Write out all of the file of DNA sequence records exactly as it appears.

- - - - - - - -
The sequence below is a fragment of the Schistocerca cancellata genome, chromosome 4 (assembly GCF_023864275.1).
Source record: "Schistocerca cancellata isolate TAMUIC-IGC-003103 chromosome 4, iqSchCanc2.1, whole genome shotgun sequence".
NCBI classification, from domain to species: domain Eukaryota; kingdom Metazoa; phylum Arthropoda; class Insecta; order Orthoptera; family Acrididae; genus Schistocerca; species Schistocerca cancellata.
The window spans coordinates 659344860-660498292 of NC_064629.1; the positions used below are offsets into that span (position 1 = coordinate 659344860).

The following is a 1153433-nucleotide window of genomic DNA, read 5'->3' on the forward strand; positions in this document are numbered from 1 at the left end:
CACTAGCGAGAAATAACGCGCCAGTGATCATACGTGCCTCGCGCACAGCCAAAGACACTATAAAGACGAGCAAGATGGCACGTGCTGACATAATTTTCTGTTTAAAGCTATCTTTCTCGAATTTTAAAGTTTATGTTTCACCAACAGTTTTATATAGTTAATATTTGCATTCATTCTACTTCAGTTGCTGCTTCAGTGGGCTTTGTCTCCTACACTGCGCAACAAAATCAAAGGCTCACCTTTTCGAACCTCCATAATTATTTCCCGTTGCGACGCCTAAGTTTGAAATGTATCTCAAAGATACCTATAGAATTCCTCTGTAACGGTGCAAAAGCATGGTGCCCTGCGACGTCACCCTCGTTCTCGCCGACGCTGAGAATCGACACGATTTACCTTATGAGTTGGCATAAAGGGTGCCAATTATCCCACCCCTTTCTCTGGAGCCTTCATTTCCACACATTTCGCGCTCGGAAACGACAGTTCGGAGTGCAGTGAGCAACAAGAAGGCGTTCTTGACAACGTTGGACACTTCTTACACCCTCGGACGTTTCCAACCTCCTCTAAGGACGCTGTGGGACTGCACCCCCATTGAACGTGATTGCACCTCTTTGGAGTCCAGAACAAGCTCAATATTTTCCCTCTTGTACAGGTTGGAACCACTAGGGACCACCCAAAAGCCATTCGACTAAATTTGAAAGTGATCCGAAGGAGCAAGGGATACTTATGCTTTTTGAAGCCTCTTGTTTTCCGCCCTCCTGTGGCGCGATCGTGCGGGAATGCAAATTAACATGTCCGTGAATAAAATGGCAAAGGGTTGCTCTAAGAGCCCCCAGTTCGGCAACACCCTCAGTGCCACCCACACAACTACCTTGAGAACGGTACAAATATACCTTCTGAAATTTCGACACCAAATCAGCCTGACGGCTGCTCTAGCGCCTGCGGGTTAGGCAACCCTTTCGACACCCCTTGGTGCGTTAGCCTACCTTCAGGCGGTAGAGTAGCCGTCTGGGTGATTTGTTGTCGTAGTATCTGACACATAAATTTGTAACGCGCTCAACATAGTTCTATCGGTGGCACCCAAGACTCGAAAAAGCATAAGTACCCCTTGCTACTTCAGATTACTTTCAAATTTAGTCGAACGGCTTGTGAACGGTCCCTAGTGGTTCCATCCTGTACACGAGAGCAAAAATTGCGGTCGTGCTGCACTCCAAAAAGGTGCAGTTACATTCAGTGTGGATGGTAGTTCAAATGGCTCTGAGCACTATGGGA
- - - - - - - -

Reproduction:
The sequence below is a fragment of the Schistocerca cancellata genome, chromosome 4 (assembly GCF_023864275.1).
Source record: "Schistocerca cancellata isolate TAMUIC-IGC-003103 chromosome 4, iqSchCanc2.1, whole genome shotgun sequence".
NCBI classification, from domain to species: domain Eukaryota; kingdom Metazoa; phylum Arthropoda; class Insecta; order Orthoptera; family Acrididae; genus Schistocerca; species Schistocerca cancellata.
The window spans coordinates 659344860-660498292 of NC_064629.1; the positions used below are offsets into that span (position 1 = coordinate 659344860).

The following is a 1153433-nucleotide window of genomic DNA, read 5'->3' on the forward strand; positions in this document are numbered from 1 at the left end:
CACTAGCGAGAAATAACGCGCCAGTGATCATACGTGCCTCGCGCACAGCCAAAGACACTATAAAGACGAGCAAGATGGCACGTGCTGACATAATTTTCTGTTTAAAGCTATCTTTCTCGAATTTTAAAGTTTATGTTTCACCAACAGTTTTATATAGTTAATATTTGCATTCATTCTACTTCAGTTGCTGCTTCAGTGGGCTTTGTCTCCTACACTGCGCAACAAAATCAAAGGCTCACCTTTTCGAACCTCCATAATTATTTCCCGTTGCGACGCCTAAGTTTGAAATGTATCTCAAAGATACCTATAGAATTCCTCTGTAACGGTGCAAAAGCATGGTGCCCTGCGACGTCACCCTCGTTCTCGCCGACGCTGAGAATCGACACGATTTACCTTATGAGTTGGCATAAAGGGTGCCAATTATCCCACCCCTTTCTCTGGAGCCTTCATTTCCACACATTTCGCGCTCGGAAACGACAGTTCGGAGTGCAGTGAGCAACAAGAAGGCGTTCTTGACAACGTTGGACACTTCTTACACCCTCGGACGTTTCCAACCTCCTCTAAGGACGCTGTGGGACTGCACCCCCATTGAACGTGATTGCACCTCTTTGGAGTCCAGAACAAGCTCAATATTTTCCCTCTTGTACAGGTTGGAACCACTAGGGACCACCCAAAAGCCATTCGACTAAATTTGAAAGTGATCCGAAGGAGCAAGGGATACTTATGCTTTTTGAAGCCTCTTGTTTTCCGCCCTCCTGTGGCGCGATCGTGCGGGAATGCAAATTAACATGTCCGTGAATAAAATGGCAAAGGGTTGCTCTAAGAGCCCCCAGTTCGGCAACACCCTCAGTGCCACCCACACAACTACCTTGAGAACGGTACAAATATACCTTCTGAAATTTCGACACCAAATCAGCCTGACGGCTGCTCTAGCGCCTGCGGGTTAGGCAACCCTTTCGACACCCCTTGGTGCGTTAGCCTACCTTCAGGCGGTAGAGTAGCCGTCTGGGTGATTTGTTGTCGTAGTATCTGACACATAAATTTGTAACGCGCTCAACATAGTTCTATCGGTGGCACCCAAGACTCGAAAAAGCATAAGTACCCCTTGCTACTTCAGATTACTTTCAAATTTAGTCGAACGGCTTGTGAACGGTCCCTAGTGGTTCCATCCTGTACACGAGAGCAAAAATTGCGGTCGTGCTGCACTCCAAAAAGGTGCAGTTACATTCAGTGTGGATGGTAGTTCAAATGGCTCTGAGCACTATGGGA